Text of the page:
Female 4–6 weeks old C57BL/6 mice (Harlan, UK) or rd12−/− (RPE65−/−) mice 29 were used for all experiments. All animals were maintained humanely with institutional approval and in accordance with the ARVO Statement for the Use of Animals in Ophthalmic and Vision Research. At the end of the experiments, mice were euthanased by an overdose of pentobarbital.
AAV2 vectors contained either the human RPE65 cDNA under the control of the human RPE65 promoter (AAV.hRPE65.hRPE65), or the GFP reporter gene under the control of the CMV intermediate-early promoter (AAV.CMV.GFP). All vectors contained the AAV-2 inverted terminal repeats. The AAV.hRPE65.hRPE65 vector was supplied by Targeted Genetics (Seattle, WA, USA). The AAV.CMV.GFP was produced by transient transfection of BHK cells with the pD10-CMV-GFP vector together with pHAV7.3 that contains the Rep and Cap genes. HSV-DISC was used as the helper virus as described previously 30. Seventy-two hours post-transfection, cells were harvested and pelleted. The pellets were freeze-thawed with vortexing and the crude lysate was filtered sequentially through 5 µm and 0.8 µm filters. The cleared lysate was applied to a heparin-agarose column (Sigma, Poole, UK) equilibrated with phosphate-buffered saline (PBS) + 2.5 mM KCl + 1 mM MgCl2 (PBS-MK). The bound virus was washed with 10 ml of PBS-MK + 0.1 M NaCl and eluted with 6 ml of PBS-MK + 0.4 M NaCl. The eluate was concentrated by spinning through Centricon-10 (Millipore, Watford, UK) columns down to a final volume of approximately 200–250 µl. Virus was titred by dot-blot to determine the number of vector genomes per millilitre by comparison to a standard curve generated by serial dilutions of plasmid. Vector concentration was then adjusted to 1 × 1011 or 5 × 1011 vg/ml.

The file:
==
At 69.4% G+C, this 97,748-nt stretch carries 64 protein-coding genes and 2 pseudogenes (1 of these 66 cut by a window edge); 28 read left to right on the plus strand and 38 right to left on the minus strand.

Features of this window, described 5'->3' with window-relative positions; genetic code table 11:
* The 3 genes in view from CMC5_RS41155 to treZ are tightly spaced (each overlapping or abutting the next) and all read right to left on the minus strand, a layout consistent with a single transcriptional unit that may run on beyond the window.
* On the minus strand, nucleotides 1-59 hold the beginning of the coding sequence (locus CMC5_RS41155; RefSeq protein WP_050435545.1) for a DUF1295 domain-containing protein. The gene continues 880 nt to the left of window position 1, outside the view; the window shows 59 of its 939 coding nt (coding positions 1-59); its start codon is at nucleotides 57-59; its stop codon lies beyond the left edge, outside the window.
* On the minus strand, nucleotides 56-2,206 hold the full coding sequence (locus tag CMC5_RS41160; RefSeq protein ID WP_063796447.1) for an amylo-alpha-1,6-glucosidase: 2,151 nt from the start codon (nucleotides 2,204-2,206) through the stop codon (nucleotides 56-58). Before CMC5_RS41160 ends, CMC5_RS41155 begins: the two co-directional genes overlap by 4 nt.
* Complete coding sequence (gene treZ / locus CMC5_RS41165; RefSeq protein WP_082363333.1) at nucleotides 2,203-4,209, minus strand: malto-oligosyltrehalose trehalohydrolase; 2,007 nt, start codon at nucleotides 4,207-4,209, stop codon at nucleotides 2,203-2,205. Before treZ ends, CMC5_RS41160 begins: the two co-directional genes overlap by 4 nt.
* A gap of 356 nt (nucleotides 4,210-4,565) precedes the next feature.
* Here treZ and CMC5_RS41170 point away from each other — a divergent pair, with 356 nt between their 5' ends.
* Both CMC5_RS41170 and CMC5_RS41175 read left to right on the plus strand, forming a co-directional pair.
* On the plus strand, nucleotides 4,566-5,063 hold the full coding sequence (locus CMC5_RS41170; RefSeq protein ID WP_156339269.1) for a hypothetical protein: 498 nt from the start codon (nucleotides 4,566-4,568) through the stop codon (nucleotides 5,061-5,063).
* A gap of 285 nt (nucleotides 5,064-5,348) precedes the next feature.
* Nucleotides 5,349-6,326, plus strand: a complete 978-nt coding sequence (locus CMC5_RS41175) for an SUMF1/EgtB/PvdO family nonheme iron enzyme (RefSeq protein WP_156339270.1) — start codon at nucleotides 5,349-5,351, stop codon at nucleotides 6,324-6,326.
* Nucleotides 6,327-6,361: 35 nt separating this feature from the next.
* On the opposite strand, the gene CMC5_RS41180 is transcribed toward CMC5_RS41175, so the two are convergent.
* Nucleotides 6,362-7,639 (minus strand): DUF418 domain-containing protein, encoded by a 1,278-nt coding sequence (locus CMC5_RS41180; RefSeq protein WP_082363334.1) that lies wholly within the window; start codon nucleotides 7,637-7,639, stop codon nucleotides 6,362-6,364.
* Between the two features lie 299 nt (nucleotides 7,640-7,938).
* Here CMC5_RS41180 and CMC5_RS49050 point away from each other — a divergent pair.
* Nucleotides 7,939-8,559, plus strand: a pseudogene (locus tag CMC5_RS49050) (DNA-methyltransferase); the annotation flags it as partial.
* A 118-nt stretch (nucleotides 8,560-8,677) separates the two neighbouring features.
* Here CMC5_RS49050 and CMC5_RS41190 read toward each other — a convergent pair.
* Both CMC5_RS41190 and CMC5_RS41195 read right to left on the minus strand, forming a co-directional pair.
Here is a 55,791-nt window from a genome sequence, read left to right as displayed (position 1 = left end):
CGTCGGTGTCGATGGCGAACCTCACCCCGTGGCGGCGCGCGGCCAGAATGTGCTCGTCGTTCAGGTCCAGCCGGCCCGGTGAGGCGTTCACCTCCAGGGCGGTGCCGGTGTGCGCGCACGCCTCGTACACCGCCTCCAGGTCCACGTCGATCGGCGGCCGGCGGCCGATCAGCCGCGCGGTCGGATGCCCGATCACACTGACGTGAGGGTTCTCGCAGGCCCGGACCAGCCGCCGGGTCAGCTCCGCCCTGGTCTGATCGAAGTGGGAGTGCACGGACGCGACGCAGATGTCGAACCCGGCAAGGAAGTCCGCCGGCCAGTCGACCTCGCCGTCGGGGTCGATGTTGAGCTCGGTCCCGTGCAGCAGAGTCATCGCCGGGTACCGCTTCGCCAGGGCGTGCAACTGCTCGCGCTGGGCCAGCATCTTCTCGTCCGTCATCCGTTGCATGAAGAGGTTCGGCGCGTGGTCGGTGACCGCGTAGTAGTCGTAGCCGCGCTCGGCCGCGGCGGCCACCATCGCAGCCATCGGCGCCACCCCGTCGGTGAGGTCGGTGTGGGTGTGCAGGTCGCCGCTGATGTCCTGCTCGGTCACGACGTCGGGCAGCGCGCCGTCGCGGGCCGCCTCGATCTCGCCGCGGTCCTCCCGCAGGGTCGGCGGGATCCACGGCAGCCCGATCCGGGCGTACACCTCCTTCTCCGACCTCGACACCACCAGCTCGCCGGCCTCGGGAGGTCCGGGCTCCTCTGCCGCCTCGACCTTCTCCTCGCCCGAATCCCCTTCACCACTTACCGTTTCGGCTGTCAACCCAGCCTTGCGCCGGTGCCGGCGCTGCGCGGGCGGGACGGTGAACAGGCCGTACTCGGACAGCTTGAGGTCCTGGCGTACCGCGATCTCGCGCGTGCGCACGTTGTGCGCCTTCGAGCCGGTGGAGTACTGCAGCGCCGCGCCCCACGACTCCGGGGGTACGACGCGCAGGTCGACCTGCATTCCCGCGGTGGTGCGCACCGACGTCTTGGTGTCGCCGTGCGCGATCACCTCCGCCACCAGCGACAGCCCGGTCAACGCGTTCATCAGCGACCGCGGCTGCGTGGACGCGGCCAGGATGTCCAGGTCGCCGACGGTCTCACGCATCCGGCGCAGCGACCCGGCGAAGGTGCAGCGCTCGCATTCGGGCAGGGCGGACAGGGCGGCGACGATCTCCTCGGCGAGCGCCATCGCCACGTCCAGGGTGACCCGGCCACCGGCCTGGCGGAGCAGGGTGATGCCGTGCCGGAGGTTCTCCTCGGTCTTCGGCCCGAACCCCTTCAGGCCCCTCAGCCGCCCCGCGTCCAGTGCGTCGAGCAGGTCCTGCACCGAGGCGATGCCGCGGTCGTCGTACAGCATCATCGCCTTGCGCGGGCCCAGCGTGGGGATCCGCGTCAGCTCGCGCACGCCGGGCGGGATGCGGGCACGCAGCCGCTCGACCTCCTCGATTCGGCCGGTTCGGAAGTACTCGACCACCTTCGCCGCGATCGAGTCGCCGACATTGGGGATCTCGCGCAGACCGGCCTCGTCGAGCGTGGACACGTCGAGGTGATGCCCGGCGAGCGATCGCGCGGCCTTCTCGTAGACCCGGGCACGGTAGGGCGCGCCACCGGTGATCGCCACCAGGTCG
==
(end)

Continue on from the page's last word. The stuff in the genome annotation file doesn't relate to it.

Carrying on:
Subretinal injection of viral vectors
For all experiments, mice were anaesthetized with an intraperitoneal injection of 0.15 ml of a mixture of Dormitor (medetomidine hydrochloride, 1 mg/ml; Pfizer Pharmaceuticals, Sandwich, UK) and ketamine (100 mg/ml; Fort Dodge Animal Health, Southampton, UK) mixed with sterile water for injections in the ratio 5 : 3:42. The pupils of all animals were dilated using topical 1% tropicamide and 2.5% phenylepherine (Chauvin Pharmaceuticals, Romford, UK). Viral vector injections into the subretinal space were performed through the peripheral cornea under the direct control of a surgical microscope with the tip of a 10-mm 34-gauge hypodermic needle mounted on a 5 µl syringe (Hamilton AG, Bonaduz, Switzerland). 2 × 2 µl of vector suspension was then injected subretinally containing 1 × 1011 or 5 × 1011 vg/ml. Anaesthesia was reversed using 0.15 ml of Antisedan (atipamezole hydrochloride, 0.10 mg/ml; Pfizer) and all animals received chloramphenicol 1% eye ointment to the cornea.